Up until Jason gets kidnapped, taken to a warehouse, and wakes up hours later in a world he hardly recognizes. Turns out that’s not all. Apparently in this particular Chicago, he’s not married, he has no kid, and he actually IS a big-wig physicist harboring a monumental breakthrough when it comes to traversing the multiverse.

Shit just gets weirder after that.

I’m not sure what else I should say about Dark Matter, because discussing the concept of the book means spoiling a lot of it. Suffice to say that I actually did enjoy the narration (I listened to an audiobook of this), and I had worried about what would happen in the end. A story with an infinite number of possibilities does get to be worrisome, especially when in all likelihood, most of those possibilities end up BADLY for the protagonist. But don’t worry. Somewhere out there, there’s at least one Jason who’s happy in the world, so I’m good with that.

That said, some of the book did make me raise my eyebrows as far as moving the plot went. (Please take note, these ARE potentially spoilerish.)

Amanda. That sub-arc kind of just…petered off into nothingness. I kind of wanted to see a better resolution with her, considering she was such an interesting character. Hell, I totally would have been interested in seeing “Amanda’s Adventures into the Multiverse.” Also, assuming we’re dealing with several multiverses, how was it even possible that not ONE scenario leads Jason into his world with Amanda in tow?

Dear Evil Scientist Dudes of Jason 2’s World, why are you so goddamn evil? I’m sorry, but they weren’t very believable. If they’d valued the information Jason harbored within the Box, then killing off Jason’s loved ones and then proceeding to torture him are NOT altogether very viable options. And how is it that an entire secret scientific organization is OKAY with all this shit going on save for ONE person? No puedo.

Because of how mind-blowing multiverses work, I did find the show of infinity a little more simplistic than usual. I did love that Crouch tried to address what I found problematic with infinite multiverses, but for the most part, the plot was dependent upon selective choices, when in reality–should this multiverse machine exist–EVERY choice makes way for a NEW outcome. Which means there should have been an infinite number of Jason 2’s in Jason’s world, but that never really comes up as an issue.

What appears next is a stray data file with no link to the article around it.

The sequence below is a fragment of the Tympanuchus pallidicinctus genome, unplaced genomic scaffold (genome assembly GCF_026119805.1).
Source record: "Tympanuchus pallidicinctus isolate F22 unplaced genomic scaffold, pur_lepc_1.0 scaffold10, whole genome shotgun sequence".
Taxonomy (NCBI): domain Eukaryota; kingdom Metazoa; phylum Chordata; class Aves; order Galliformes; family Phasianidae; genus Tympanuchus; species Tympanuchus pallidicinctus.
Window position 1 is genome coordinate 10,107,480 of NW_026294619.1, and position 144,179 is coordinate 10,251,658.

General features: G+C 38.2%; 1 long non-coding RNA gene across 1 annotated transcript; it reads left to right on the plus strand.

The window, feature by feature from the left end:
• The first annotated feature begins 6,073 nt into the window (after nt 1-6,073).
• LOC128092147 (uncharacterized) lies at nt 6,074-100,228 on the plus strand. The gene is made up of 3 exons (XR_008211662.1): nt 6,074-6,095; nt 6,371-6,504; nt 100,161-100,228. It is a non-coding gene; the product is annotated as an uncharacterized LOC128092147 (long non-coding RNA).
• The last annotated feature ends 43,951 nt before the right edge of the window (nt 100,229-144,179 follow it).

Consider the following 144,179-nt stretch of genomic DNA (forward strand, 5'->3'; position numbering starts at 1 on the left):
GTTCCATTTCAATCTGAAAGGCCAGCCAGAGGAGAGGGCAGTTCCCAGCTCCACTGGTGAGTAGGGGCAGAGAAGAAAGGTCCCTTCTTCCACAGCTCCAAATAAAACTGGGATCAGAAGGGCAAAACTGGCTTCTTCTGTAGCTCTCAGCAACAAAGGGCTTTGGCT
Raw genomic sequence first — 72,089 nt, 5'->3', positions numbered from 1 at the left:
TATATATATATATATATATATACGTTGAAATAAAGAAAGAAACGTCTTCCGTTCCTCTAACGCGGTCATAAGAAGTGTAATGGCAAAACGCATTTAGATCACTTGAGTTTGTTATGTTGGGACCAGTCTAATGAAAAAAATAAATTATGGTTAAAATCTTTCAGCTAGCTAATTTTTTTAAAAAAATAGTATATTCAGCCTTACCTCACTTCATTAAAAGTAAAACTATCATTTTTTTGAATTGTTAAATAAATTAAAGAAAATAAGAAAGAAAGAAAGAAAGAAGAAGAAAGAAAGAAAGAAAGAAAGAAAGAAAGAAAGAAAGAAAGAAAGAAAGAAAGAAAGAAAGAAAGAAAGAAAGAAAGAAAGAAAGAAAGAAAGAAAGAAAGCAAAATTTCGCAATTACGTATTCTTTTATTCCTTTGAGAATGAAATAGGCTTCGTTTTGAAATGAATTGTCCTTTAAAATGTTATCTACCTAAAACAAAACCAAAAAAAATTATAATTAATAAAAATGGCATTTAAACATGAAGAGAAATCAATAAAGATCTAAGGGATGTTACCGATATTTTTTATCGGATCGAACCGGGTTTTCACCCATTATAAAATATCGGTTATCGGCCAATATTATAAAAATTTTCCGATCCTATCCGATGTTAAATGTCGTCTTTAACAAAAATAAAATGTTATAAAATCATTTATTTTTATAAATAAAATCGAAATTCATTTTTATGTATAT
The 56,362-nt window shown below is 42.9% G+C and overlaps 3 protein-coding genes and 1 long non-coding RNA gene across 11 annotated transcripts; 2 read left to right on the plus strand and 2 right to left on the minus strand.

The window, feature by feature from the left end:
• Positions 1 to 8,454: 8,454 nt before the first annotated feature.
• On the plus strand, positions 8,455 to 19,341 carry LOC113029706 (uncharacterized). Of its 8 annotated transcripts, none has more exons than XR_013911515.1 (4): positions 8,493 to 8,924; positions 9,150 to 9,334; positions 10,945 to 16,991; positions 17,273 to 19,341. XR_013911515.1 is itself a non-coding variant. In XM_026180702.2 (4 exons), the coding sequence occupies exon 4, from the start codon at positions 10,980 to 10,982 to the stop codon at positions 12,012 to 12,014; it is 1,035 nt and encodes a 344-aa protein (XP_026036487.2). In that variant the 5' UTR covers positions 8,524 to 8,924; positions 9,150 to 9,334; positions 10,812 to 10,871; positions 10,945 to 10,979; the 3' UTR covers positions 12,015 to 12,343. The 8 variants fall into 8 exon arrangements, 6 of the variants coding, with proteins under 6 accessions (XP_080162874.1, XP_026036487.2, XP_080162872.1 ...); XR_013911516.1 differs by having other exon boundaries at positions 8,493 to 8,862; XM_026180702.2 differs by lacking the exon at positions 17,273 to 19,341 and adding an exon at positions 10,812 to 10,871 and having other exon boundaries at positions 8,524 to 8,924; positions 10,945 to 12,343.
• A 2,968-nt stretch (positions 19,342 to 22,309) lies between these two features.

All that said, I’m still rating Dark Matter at my highest, because it really did get me thinking. I enjoyed listening to the audiobook. I was invested in Jason’s welfare. I scratched my head in wonder and confusion, I laughed at certain parts, and honestly, even with the problems I had with the plot in general, I had no issue listening to this book from start to finish.

Also, this now poses the idea that in some multiverse out there, I’m a successful author of fantasy and scifi. Or a pastry chef working in some Parisian restaurant. Or a touring pianist with a Viennese accent. IT’S TOTALLY HAPPENING SOMEWHERE, YOU GUYS.

5 out of 5 cookies! (On a slightly unrelated note, WHY is the Goodreads quote page for Dark Matter only filled with the deeply profound quotes? Frankly, I was more amused by the funny ones. But that’s just me.)


darkmatter-amanda

Have you read this book? What did you think?

Mini Reviews: As You Wish, Starship Troopers

A few minis here! I will admit, neither book was in my comfort zone, though to be fair, the memoir was at least about a fantasy book and movie (The Princess Bride), which made it a more understandable choice. The only reason I picked up Starship Troopers in the first place was that it was an audiobook and it held an interest because of the movie based on the book (not that the movie was one of my favorite things ever, but it did become a cult classic). In any case, I’ve at least read some non-fiction this year!

princessbride

starshiptroopers

Have you read either of these books? What did you think?

Mini Reviews: Gone Girl, The Long Earth

These minis were kind of hard to write, because I didn’t want to rant about them, and I certainly didn’t want to rate them the way I did. Alas, I was just not feeling either book, enough so that I didn’t even bother finishing one of them.

That said, I would still recommend them, because the authors are well renowned (and in the case of Pratchett, he’s certainly someone I’d recommend in a heartbeat…just not this particular collaboration series).

gonegirl

longearth

Did you read either of these books? What did you think?